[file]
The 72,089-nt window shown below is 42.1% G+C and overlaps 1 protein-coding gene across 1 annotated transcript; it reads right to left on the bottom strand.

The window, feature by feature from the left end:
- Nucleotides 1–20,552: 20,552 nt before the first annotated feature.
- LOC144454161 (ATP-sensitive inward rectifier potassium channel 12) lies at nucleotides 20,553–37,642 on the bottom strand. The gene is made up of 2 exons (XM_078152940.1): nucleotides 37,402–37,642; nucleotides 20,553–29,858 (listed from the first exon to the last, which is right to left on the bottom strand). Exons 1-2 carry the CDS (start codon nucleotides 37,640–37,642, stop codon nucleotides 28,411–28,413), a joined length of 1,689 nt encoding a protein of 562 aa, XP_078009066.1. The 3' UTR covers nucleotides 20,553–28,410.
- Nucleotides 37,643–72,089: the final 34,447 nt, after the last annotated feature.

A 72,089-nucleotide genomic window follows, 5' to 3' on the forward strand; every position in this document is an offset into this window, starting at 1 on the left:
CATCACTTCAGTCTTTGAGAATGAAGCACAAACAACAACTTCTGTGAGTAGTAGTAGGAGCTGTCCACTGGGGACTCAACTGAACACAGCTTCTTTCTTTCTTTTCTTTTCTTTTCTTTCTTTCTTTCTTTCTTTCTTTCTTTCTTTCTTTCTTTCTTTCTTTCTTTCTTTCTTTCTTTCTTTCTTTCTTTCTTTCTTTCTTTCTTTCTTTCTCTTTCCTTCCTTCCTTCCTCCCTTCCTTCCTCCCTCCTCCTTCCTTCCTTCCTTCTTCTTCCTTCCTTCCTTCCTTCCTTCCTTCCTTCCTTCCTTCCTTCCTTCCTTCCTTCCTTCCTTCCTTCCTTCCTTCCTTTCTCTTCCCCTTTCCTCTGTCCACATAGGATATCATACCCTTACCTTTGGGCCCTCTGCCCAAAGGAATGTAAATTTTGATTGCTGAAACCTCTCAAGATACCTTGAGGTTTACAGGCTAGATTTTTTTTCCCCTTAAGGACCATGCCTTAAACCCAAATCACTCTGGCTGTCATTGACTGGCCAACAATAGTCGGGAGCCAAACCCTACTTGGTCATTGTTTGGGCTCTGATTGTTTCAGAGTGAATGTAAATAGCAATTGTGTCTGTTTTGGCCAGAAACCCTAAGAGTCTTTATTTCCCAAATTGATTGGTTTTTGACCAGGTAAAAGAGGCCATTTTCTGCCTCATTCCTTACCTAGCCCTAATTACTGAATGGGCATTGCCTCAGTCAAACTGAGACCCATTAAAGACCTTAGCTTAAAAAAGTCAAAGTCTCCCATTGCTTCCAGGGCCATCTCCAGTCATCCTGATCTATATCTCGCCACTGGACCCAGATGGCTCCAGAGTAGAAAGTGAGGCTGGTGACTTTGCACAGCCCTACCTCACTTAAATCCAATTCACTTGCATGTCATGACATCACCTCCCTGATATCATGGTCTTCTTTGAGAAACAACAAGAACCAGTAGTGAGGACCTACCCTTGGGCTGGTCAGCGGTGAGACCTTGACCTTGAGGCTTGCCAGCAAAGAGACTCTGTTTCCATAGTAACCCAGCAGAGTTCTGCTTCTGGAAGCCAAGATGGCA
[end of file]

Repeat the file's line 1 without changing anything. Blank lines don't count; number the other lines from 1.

The 72,089-nt window shown below is 42.1% G+C and overlaps 1 protein-coding gene across 1 annotated transcript; it reads right to left on the bottom strand.